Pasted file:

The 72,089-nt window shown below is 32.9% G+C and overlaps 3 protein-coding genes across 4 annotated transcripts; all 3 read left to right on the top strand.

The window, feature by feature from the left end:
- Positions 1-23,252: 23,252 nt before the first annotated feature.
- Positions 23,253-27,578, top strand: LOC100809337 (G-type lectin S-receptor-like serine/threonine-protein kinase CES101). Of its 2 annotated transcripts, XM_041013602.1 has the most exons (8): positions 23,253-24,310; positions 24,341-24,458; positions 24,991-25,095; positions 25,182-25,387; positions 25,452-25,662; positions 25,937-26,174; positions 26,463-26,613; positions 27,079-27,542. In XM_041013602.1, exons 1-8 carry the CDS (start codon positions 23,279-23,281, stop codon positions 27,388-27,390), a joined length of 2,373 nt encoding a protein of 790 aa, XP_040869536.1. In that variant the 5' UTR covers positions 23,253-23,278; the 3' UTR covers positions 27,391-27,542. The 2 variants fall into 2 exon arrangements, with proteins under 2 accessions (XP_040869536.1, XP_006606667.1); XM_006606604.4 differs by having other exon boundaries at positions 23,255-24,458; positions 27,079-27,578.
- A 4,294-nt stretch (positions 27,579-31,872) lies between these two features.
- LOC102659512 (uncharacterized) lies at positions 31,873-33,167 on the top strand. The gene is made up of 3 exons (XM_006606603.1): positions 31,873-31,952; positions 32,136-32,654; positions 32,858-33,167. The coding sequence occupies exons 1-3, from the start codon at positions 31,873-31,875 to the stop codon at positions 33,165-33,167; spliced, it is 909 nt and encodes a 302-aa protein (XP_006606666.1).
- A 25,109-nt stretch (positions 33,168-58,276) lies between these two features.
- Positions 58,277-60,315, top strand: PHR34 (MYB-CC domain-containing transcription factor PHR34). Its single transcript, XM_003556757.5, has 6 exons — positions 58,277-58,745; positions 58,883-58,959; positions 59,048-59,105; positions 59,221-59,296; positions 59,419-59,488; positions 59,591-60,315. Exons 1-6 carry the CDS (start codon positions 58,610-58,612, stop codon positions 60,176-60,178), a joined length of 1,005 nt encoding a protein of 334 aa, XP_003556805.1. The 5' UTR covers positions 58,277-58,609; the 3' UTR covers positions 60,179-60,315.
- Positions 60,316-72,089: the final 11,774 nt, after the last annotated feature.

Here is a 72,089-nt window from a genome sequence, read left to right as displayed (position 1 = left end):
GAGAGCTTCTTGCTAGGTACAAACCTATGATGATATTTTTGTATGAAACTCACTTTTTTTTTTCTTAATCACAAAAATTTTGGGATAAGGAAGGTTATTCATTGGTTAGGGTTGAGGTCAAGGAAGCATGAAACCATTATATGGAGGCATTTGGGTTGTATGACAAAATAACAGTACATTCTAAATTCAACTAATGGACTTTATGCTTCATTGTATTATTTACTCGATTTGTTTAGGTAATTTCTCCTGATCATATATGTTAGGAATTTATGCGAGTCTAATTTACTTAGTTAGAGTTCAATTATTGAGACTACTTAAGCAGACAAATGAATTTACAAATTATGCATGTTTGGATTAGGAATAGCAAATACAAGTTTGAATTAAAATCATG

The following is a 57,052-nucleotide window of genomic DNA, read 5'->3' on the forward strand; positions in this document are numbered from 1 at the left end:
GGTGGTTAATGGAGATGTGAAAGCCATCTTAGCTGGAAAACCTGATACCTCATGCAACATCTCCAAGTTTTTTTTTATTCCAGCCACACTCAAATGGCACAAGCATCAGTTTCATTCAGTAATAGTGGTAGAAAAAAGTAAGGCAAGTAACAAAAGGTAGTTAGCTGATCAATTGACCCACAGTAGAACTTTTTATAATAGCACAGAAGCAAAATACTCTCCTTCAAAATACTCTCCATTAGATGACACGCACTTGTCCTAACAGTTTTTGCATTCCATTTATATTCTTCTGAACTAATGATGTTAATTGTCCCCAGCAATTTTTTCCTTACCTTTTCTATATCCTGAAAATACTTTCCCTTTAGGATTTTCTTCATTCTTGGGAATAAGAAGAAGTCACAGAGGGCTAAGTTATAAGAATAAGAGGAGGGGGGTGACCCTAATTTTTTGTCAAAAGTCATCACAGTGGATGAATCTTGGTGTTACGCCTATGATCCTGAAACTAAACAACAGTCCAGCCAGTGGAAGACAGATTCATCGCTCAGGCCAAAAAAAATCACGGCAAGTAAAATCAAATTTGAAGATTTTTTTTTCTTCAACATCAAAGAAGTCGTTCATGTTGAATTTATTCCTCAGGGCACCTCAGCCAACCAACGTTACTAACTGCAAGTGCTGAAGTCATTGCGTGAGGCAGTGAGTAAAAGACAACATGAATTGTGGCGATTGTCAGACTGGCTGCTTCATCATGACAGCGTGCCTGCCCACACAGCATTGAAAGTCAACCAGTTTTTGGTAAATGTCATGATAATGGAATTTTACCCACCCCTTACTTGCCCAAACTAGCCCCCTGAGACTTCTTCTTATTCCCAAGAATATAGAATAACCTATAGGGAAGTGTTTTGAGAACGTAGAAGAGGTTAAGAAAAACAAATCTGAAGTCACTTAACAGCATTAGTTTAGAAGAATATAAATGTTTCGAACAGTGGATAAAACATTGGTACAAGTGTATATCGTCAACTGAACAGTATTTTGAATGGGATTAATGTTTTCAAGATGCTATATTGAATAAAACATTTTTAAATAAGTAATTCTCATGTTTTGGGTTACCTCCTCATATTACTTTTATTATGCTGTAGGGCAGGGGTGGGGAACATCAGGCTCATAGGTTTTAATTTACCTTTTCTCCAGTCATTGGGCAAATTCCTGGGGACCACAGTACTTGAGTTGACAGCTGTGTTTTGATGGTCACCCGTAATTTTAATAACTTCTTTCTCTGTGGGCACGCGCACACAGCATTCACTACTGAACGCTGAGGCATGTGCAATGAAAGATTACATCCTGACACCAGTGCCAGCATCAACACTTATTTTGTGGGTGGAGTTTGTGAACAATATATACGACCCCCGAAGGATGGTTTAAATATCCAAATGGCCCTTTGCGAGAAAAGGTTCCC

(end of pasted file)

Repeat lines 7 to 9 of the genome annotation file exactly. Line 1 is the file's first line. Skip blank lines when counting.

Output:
- A 25,109-nt stretch (positions 33,168-58,276) lies between these two features.
- Positions 58,277-60,315, top strand: PHR34 (MYB-CC domain-containing transcription factor PHR34). Its single transcript, XM_003556757.5, has 6 exons — positions 58,277-58,745; positions 58,883-58,959; positions 59,048-59,105; positions 59,221-59,296; positions 59,419-59,488; positions 59,591-60,315. Exons 1-6 carry the CDS (start codon positions 58,610-58,612, stop codon positions 60,176-60,178), a joined length of 1,005 nt encoding a protein of 334 aa, XP_003556805.1. The 5' UTR covers positions 58,277-58,609; the 3' UTR covers positions 60,179-60,315.
- Positions 60,316-72,089: the final 11,774 nt, after the last annotated feature.